Erika Marie shares five simple ways you can help your child prepare for their first reconciliation.
It's the time of year when many young children are preparing to soon receive their first Sacrament of Reconciliation. This is a beautiful Sacrament, instituted by Christ as a way to offer us His Mercy and Grace. It is a very special time for our children and as parents, it's our primary responsibility to help prepare them for this soul-redeeming Sacrament. Here are five simple ways you can help your child prepare for their first reconciliation.
1. Talk about the Sacrament of Reconciliation Together
Before your child receives the Sacrament of Reconciliation, it's important they understand what it is and why we do it. Spend time talking with your child about this great healing Sacrament.
Read together with your child about when Jesus instituted the Sacrament and gave his apostles the authority to forgive sins in His Name in the Gospel of John 20:19-23. The Healing of a Paralytic in the Gospel of Mark, chapter 2:1-12, is also a good example of Jesus's authority to forgive sins and an example of faith and trust in His healing power.
Explain to your children that going to Confession is not about getting into trouble; it's about asking God for forgiveness and receiving God's Grace to do better. Listen to your child's questions and encourage them to learn more by asking more questions.
2. Examination of Conscience
Teach your child how to pray an Examination of Conscience each night before bed, or as often as time allows. Some families do this together as a family before bed, silently reflecting on their days while mom or dad read the Examination out loud.
There are many great examinations around. Try and find one that your child will understand. The National Catholic Register offers an Examination of Conscience for children in its Confession Guide for Children.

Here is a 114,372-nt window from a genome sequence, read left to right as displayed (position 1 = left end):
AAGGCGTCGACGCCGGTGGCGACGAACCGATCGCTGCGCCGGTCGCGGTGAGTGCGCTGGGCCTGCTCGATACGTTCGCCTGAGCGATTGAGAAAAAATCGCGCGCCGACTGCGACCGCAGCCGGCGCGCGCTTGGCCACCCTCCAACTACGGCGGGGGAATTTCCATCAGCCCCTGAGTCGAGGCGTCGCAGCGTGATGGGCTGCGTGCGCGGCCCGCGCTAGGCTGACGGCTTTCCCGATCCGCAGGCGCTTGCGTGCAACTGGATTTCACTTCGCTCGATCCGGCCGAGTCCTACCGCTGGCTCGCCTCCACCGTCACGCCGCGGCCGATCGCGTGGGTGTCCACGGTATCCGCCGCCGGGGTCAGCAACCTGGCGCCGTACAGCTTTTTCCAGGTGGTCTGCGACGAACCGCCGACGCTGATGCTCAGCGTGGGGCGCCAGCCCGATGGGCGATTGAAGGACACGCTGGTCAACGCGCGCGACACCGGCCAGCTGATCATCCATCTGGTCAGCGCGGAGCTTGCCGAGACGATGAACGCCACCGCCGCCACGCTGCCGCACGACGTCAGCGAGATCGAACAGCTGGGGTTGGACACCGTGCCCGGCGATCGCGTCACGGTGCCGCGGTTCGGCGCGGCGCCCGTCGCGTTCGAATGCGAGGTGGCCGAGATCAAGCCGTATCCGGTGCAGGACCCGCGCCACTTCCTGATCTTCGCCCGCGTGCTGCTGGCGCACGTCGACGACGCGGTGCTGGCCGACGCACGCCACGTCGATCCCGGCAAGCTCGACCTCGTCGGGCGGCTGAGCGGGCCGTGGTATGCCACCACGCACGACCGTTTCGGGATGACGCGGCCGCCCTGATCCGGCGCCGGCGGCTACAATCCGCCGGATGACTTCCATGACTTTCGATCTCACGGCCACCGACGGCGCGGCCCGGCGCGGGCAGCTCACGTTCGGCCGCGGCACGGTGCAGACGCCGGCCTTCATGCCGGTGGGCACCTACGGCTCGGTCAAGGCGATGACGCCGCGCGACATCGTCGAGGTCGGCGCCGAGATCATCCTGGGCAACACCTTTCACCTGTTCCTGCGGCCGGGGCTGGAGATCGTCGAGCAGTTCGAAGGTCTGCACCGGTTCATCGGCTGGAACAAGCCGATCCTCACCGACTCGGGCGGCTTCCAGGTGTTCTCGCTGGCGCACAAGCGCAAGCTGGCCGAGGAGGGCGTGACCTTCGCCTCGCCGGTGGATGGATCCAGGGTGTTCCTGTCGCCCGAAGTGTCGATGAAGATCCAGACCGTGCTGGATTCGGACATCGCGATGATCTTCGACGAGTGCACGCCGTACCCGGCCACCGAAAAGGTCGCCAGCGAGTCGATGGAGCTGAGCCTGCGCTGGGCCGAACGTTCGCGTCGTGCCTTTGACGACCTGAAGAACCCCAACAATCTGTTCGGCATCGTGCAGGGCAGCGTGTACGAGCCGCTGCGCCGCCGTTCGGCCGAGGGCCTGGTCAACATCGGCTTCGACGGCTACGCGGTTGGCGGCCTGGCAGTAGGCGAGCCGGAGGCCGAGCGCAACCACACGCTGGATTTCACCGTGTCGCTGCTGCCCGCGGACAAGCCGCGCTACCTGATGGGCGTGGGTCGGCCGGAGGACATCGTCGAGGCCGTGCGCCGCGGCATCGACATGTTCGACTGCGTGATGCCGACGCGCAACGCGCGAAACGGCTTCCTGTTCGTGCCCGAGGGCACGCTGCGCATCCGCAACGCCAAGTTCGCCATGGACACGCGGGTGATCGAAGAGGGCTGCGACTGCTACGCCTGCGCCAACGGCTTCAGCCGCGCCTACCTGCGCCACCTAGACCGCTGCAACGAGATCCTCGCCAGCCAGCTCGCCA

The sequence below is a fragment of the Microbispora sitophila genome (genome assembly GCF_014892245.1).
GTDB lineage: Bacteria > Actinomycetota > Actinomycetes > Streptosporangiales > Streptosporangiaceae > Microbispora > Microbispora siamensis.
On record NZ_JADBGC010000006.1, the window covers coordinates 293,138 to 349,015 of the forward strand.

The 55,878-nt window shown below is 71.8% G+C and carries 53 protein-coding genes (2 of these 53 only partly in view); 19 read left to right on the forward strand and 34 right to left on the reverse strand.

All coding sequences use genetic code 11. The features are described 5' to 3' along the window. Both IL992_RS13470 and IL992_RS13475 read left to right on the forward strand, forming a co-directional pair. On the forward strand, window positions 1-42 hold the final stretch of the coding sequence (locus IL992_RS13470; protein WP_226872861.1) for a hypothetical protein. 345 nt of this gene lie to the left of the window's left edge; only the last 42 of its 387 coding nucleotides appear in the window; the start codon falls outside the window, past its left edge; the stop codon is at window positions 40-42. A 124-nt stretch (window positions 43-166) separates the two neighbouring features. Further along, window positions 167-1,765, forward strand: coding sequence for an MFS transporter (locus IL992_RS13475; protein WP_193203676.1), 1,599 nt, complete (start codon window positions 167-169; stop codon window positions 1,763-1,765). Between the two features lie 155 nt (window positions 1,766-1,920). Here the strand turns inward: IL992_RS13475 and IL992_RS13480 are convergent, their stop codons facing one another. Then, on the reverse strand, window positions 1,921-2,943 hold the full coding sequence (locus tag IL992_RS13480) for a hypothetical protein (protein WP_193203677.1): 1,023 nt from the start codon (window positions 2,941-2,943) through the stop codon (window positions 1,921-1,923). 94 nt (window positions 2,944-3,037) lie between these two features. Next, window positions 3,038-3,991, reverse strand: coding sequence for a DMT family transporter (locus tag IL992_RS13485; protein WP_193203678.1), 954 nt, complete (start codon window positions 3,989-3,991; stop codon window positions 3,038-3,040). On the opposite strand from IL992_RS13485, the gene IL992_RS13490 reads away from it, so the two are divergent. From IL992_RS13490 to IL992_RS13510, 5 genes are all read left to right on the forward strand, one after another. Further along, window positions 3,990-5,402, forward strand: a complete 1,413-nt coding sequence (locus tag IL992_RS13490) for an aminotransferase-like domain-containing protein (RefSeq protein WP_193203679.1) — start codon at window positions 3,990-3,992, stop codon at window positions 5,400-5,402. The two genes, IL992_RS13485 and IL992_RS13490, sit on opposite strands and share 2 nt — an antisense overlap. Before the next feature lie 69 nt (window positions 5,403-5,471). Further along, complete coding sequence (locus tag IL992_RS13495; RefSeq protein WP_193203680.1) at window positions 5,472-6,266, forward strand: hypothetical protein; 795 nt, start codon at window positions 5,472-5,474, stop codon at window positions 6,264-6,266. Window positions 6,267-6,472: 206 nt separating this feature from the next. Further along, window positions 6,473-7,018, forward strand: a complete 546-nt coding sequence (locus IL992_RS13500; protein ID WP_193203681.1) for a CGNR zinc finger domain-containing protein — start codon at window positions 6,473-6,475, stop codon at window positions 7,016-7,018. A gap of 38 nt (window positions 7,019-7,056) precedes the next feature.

Practice, practice, practice! Like with any sport, musical instrument, or other skill -- continuous practice is essential. The same is true for preparation for all the Sacraments.
As your child's first reconciliation approaches, take time to role play with them what they will do in their real confessions. Except, you can tell them they don't have to really tell you their sins -- unless of course they really want to. Maybe you'll finally find out who really took that item you've been searching everywhere for.
4. Go to Confession as a Family
Aside from practicing how to go to confession with your child, practice actually going to confession as a family. As parents, we are the first educators for our children when it comes to our Faith. However, the best way to really teach our children about the Faith is to practice it by living it out in our every day life. Showing your child that you can take the time to go to confession makes a deeper and longer-lasting impression than all the hours you might spend talking or reading about it with them.
Maybe even make it a family tradition, say on the first Saturday of each month or another day that works for your family. If you cannot make it during the time of regularly scheduled confessions in your parish, try a different parish nearby or ask your pastor if you can schedule a regular family confession time. Add a little fun incentive and go out for ice cream or grab some pizza afterwards and make it a family date night.
5. Pray Together
Aside from all the talking, reading, and practicing, the most essential step in preparing your child - and yourself - for the Sacrament of Reconciliation is prayer. Through prayer, we join in an intimate conversation with God. We ask Him to open our hearts to Him, show Him our weaknesses, and ask for His infinitely merciful forgiveness. Pray with and for your child, asking God to prepare him or her for this great Sacrament.
Together, you can pray the Act of Contrition with your child and also the Prayer to Your Guardian Angel to help them make good choices and be ready to receive God's mercy.
How are your preparing your child for their First Reconciliation this Year? Do you have any other resources or books you'd recommend?
Copyright 2015 Erika Marie
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